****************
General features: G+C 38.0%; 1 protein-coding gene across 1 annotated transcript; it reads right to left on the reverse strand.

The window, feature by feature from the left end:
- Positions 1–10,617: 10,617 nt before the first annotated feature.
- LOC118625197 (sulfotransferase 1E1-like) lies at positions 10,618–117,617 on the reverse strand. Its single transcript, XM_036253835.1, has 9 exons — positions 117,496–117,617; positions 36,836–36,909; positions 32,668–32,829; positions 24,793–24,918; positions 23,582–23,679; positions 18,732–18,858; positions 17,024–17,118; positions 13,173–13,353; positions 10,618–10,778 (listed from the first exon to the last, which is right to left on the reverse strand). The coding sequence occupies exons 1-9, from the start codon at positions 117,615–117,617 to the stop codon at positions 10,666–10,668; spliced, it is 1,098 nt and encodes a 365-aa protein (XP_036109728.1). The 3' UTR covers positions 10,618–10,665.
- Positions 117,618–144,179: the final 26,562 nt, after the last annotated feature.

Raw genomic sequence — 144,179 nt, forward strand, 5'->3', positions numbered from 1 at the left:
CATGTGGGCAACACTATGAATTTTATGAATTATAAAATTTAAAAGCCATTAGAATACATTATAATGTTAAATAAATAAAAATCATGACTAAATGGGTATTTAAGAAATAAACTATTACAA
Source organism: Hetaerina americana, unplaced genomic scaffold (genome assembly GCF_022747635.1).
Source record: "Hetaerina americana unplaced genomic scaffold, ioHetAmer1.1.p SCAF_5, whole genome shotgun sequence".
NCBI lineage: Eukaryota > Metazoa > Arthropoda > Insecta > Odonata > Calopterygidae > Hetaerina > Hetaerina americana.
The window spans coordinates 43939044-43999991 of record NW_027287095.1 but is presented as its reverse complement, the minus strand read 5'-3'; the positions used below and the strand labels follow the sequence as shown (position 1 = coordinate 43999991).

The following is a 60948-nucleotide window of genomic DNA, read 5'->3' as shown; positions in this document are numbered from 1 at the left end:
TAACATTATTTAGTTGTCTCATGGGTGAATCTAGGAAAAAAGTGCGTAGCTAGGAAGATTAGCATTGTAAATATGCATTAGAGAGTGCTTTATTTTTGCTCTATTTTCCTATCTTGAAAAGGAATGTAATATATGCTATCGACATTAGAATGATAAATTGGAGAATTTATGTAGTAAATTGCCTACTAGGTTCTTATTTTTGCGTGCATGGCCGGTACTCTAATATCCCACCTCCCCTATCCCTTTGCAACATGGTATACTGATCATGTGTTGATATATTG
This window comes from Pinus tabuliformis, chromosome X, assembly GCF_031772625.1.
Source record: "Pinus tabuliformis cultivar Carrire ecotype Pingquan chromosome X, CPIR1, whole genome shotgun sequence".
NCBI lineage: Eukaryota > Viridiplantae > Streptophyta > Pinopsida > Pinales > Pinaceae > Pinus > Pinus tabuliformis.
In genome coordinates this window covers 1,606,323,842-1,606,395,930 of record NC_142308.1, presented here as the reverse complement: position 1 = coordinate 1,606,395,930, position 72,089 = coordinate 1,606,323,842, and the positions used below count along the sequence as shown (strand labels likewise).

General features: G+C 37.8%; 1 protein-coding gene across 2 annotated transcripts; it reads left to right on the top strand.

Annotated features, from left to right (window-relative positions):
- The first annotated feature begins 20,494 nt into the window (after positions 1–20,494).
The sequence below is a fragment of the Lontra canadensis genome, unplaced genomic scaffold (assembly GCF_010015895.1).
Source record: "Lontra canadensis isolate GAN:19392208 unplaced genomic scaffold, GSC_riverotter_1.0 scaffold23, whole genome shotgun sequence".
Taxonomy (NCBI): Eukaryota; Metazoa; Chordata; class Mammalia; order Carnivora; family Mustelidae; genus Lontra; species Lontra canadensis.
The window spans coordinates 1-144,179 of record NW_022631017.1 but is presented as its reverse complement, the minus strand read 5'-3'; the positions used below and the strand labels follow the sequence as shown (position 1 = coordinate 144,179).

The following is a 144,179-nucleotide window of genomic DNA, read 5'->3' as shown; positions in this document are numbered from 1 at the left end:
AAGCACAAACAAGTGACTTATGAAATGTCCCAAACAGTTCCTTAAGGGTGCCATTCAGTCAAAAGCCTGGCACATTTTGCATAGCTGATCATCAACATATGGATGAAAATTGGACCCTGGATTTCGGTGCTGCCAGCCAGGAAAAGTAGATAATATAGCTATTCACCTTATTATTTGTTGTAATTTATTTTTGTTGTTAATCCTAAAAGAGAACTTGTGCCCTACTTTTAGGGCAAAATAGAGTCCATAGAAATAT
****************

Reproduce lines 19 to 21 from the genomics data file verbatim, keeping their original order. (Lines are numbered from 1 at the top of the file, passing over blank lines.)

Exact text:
Annotated features, from left to right (window-relative positions):
- The first annotated feature begins 20,494 nt into the window (after positions 1–20,494).
The sequence below is a fragment of the Lontra canadensis genome, unplaced genomic scaffold (assembly GCF_010015895.1).